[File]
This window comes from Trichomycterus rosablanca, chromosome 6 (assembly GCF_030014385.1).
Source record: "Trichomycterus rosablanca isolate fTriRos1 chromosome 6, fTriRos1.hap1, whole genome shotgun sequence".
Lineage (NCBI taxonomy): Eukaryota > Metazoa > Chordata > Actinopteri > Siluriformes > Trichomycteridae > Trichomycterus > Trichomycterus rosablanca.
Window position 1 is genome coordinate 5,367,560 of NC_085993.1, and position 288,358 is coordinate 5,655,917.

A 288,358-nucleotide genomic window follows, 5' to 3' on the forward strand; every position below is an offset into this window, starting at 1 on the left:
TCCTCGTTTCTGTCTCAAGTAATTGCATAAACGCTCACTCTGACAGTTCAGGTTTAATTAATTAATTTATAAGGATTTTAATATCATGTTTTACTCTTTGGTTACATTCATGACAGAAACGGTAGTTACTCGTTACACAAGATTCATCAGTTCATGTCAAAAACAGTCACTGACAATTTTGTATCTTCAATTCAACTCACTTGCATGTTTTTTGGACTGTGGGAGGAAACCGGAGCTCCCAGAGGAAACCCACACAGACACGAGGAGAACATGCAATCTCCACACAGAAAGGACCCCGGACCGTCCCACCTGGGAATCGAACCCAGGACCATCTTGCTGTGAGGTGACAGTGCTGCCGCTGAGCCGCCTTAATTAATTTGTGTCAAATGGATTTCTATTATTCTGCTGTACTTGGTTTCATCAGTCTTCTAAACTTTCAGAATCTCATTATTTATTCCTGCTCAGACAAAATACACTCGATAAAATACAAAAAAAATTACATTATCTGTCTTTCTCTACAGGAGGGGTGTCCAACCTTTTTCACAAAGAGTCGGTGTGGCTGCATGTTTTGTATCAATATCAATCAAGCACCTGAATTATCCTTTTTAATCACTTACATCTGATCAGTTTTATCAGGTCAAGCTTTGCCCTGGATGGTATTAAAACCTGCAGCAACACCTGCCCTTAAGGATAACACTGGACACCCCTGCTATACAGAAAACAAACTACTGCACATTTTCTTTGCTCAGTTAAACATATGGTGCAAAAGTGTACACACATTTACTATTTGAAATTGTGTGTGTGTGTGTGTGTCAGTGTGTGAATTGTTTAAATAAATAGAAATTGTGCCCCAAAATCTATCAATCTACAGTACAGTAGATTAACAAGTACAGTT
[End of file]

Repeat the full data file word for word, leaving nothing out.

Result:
This window comes from Trichomycterus rosablanca, chromosome 6 (assembly GCF_030014385.1).
Source record: "Trichomycterus rosablanca isolate fTriRos1 chromosome 6, fTriRos1.hap1, whole genome shotgun sequence".
Lineage (NCBI taxonomy): Eukaryota > Metazoa > Chordata > Actinopteri > Siluriformes > Trichomycteridae > Trichomycterus > Trichomycterus rosablanca.
Window position 1 is genome coordinate 5,367,560 of NC_085993.1, and position 288,358 is coordinate 5,655,917.

A 288,358-nucleotide genomic window follows, 5' to 3' on the forward strand; every position below is an offset into this window, starting at 1 on the left:
TCCTCGTTTCTGTCTCAAGTAATTGCATAAACGCTCACTCTGACAGTTCAGGTTTAATTAATTAATTTATAAGGATTTTAATATCATGTTTTACTCTTTGGTTACATTCATGACAGAAACGGTAGTTACTCGTTACACAAGATTCATCAGTTCATGTCAAAAACAGTCACTGACAATTTTGTATCTTCAATTCAACTCACTTGCATGTTTTTTGGACTGTGGGAGGAAACCGGAGCTCCCAGAGGAAACCCACACAGACACGAGGAGAACATGCAATCTCCACACAGAAAGGACCCCGGACCGTCCCACCTGGGAATCGAACCCAGGACCATCTTGCTGTGAGGTGACAGTGCTGCCGCTGAGCCGCCTTAATTAATTTGTGTCAAATGGATTTCTATTATTCTGCTGTACTTGGTTTCATCAGTCTTCTAAACTTTCAGAATCTCATTATTTATTCCTGCTCAGACAAAATACACTCGATAAAATACAAAAAAAATTACATTATCTGTCTTTCTCTACAGGAGGGGTGTCCAACCTTTTTCACAAAGAGTCGGTGTGGCTGCATGTTTTGTATCAATATCAATCAAGCACCTGAATTATCCTTTTTAATCACTTACATCTGATCAGTTTTATCAGGTCAAGCTTTGCCCTGGATGGTATTAAAACCTGCAGCAACACCTGCCCTTAAGGATAACACTGGACACCCCTGCTATACAGAAAACAAACTACTGCACATTTTCTTTGCTCAGTTAAACATATGGTGCAAAAGTGTACACACATTTACTATTTGAAATTGTGTGTGTGTGTGTGTGTCAGTGTGTGAATTGTTTAAATAAATAGAAATTGTGCCCCAAAATCTATCAATCTACAGTACAGTAGATTAACAAGTACAGTT